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A Question of Abuse?
January 15, 2007 — 2:43 pm

I have great admiration for Richard Dawkins, as many of you may know. Like Carl Sagan, he has done everyone a great service by making science obtainable to the lay person. And, like Carl Sagan, Richard Dawkins has spent a great deal of time fighting against irrational beliefs held by many in our society. Though he comes across many magnitudes more harshly than Dr. Sagan when he attacks religion, I find myself quite taken by his rhetoric.

Dr. Dawkins makes absolutely no apologies for the way he brings his arguments to bear. For example, in the recent Beyond Belief seminar, Neil deGrasse Tyson took Dawkins to task for his delivery methods:

You’re professor of the Public Understanding of Science, not professor of Delivering Truth to the Public. And, these are two different exercises. One of them is…you put the truth out there and like you said, they either buy your book or they don’t. Well, that’s not being an educator, that’s just putting it out there. Being an educator is not only getting the truth right, but there’s gotta be an active persuasion in there as well. Persuasion isn’t “here’s the facts, you’re either an idiot, or you’re not.” Persuasion is, “here’s the facts, and here is a sensitivity to your state of mind and it’s the facts and the sensitivity when convolved together creates impact.”

And I worry that your, your methods and your, your, your… how articulately barbed you can be, ends up simply being ineffective, when you have much more power of influence than what is currently reflected in your output.

To which Dawkins replied:

I gratefully accept the rebuke. Just one anecdote to show that I’m not the worst in this thing. A former and highly successful editor of New Science Magazine, who actually built up New Scientist to great new heights, was asked, “What is your philosophy at New Scientist?”

And he said, “Our philosophy at New Scientist is this. Science is interesting; and if you don’t agree, you can fuck off.”

Unlike Neil deGrasse Tyson (whom I also greatly admire), I’m not overly concerned with the way Dawkins conveys his message. I think he, like Sagan, fills a role in the scientific community.

Where Professor Dawkins and I part ways, however, is his notion that the religious indoctrination of youth equates to child abuse.

The following clip was recently put up on Richard Dawkins’s site to lend credence to the whole idea of “religion=child abuse”:

Now, personally, I’m border-line disgusted by this clap trap. I’m not so blinded by my own personal disgust, however, as to believe that every one of these kids is going to grow up believing this tripe. I was taught many of the same things when I was younger, but I grew out of it. In point of fact, I don’t remember taking much of it all that seriously.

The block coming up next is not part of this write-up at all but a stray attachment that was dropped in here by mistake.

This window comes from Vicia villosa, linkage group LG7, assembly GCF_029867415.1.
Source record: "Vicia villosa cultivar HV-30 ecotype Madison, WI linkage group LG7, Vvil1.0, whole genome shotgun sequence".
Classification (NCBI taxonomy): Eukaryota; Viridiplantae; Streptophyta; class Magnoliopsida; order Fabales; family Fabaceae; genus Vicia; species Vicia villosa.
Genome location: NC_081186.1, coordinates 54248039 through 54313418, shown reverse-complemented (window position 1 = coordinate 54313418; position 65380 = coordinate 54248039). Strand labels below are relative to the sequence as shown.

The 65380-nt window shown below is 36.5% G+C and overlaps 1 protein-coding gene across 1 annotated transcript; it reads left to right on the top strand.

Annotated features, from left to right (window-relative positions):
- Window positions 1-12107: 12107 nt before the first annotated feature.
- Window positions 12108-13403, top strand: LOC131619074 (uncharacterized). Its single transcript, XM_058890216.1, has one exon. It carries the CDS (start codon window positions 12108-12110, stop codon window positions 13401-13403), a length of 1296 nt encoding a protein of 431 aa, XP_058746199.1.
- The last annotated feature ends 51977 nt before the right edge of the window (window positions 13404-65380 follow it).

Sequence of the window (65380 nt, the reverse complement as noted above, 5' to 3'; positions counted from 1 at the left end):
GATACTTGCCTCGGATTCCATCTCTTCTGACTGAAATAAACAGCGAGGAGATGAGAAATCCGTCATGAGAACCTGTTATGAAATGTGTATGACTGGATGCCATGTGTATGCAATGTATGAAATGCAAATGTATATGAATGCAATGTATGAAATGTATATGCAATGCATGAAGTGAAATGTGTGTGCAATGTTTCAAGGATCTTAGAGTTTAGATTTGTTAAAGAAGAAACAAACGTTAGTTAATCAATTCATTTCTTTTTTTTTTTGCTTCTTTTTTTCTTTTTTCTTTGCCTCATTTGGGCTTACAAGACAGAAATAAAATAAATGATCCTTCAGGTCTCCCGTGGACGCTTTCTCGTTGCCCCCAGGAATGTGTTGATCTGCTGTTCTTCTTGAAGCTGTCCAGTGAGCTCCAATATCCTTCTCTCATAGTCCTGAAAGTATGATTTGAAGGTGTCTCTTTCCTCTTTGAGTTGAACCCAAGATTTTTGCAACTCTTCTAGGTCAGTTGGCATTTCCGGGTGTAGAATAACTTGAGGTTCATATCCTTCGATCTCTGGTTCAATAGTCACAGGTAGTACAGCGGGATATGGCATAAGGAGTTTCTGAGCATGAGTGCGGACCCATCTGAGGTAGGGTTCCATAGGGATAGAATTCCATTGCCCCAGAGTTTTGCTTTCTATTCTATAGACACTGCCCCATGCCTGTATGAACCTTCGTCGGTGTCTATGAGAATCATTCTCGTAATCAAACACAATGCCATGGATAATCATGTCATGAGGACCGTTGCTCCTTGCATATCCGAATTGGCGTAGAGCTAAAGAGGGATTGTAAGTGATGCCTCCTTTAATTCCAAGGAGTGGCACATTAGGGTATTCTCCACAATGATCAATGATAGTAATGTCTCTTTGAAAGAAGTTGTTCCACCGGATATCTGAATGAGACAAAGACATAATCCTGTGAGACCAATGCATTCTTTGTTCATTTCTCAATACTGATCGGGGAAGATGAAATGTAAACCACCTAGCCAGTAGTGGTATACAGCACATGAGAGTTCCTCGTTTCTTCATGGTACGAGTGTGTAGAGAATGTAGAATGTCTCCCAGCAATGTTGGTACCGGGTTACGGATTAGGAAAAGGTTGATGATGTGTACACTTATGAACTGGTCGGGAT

I ran across a very telling comment in response to the above video on Dawkins’s site:

A bunch of zombies singing a zombie song to continue to feed their delusional zombie nation. They’re turning our kids into vegetables.

But, they’re not our kids, are they? I mean, if they were turning your kids into zombies, that would be an entirely different matter, wouldn’t it? Though we might find it repugnant, these parents have every right to raise their children according to their world view. When you start evoking the phrase “child abuse”, it means you are wholly prepared to act upon said phrase. After all, if the child is being “abused”, society must take action against the abuser.

Do we take all of these kids away from their parents and put them in nice secular homes? Do we force these children to be secularized by mandating an education in science? Do we force the parents to attend secular counseling? I mean, what are you prepared to do in order to stop this “child abuse”? How far are you willing to go in order to ensure the “greater good”?

Listen, there are real, traumatic examples of child abuse in the name of Christian faith out there. One only has to read Spare the quarter-inch plumbing supply line, spoil the child to understand the lengths that some believers will go to twist scripture to conform to their dementia. These are the people society needs to be looking at, not the church goers in the film above.

So, yeah, there are many of us out there who believe that marketing ideas like these to children is repugnant:

Or…

Or even…

But we also realize that this is a battle of ideas. Nonsense like this cannot be countered with claims of “child abuse”. It is countered in the marketplace of ideas. It is countered by the genius of Carl Sagan or Ann Druyan or Neil Tyson and even Richard Dawkins.

If we continue on with this idea of “child abuse”, the consequences could be dire:

— Justin M. StoddardComments (0)

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